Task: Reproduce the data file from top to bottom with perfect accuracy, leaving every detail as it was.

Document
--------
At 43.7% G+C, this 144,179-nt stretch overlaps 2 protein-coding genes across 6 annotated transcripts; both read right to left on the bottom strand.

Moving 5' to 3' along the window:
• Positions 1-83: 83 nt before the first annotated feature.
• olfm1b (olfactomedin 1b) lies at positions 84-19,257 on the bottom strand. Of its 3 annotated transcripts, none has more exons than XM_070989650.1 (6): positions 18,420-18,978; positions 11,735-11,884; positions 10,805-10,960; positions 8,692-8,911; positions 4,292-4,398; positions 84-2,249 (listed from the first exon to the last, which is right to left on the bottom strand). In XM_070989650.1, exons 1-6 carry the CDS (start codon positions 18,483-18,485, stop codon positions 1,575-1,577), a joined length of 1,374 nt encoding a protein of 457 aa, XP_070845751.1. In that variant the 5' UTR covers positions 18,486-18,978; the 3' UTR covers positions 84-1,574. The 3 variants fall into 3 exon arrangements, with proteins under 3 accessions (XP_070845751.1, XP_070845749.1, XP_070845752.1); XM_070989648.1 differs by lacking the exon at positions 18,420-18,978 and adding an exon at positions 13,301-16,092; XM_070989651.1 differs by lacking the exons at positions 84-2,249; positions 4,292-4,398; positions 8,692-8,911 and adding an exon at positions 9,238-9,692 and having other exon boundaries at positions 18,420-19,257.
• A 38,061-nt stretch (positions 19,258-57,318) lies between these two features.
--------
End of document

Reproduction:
At 43.7% G+C, this 144,179-nt stretch overlaps 2 protein-coding genes across 6 annotated transcripts; both read right to left on the bottom strand.

Moving 5' to 3' along the window:
• Positions 1-83: 83 nt before the first annotated feature.
• olfm1b (olfactomedin 1b) lies at positions 84-19,257 on the bottom strand. Of its 3 annotated transcripts, none has more exons than XM_070989650.1 (6): positions 18,420-18,978; positions 11,735-11,884; positions 10,805-10,960; positions 8,692-8,911; positions 4,292-4,398; positions 84-2,249 (listed from the first exon to the last, which is right to left on the bottom strand). In XM_070989650.1, exons 1-6 carry the CDS (start codon positions 18,483-18,485, stop codon positions 1,575-1,577), a joined length of 1,374 nt encoding a protein of 457 aa, XP_070845751.1. In that variant the 5' UTR covers positions 18,486-18,978; the 3' UTR covers positions 84-1,574. The 3 variants fall into 3 exon arrangements, with proteins under 3 accessions (XP_070845751.1, XP_070845749.1, XP_070845752.1); XM_070989648.1 differs by lacking the exon at positions 18,420-18,978 and adding an exon at positions 13,301-16,092; XM_070989651.1 differs by lacking the exons at positions 84-2,249; positions 4,292-4,398; positions 8,692-8,911 and adding an exon at positions 9,238-9,692 and having other exon boundaries at positions 18,420-19,257.
• A 38,061-nt stretch (positions 19,258-57,318) lies between these two features.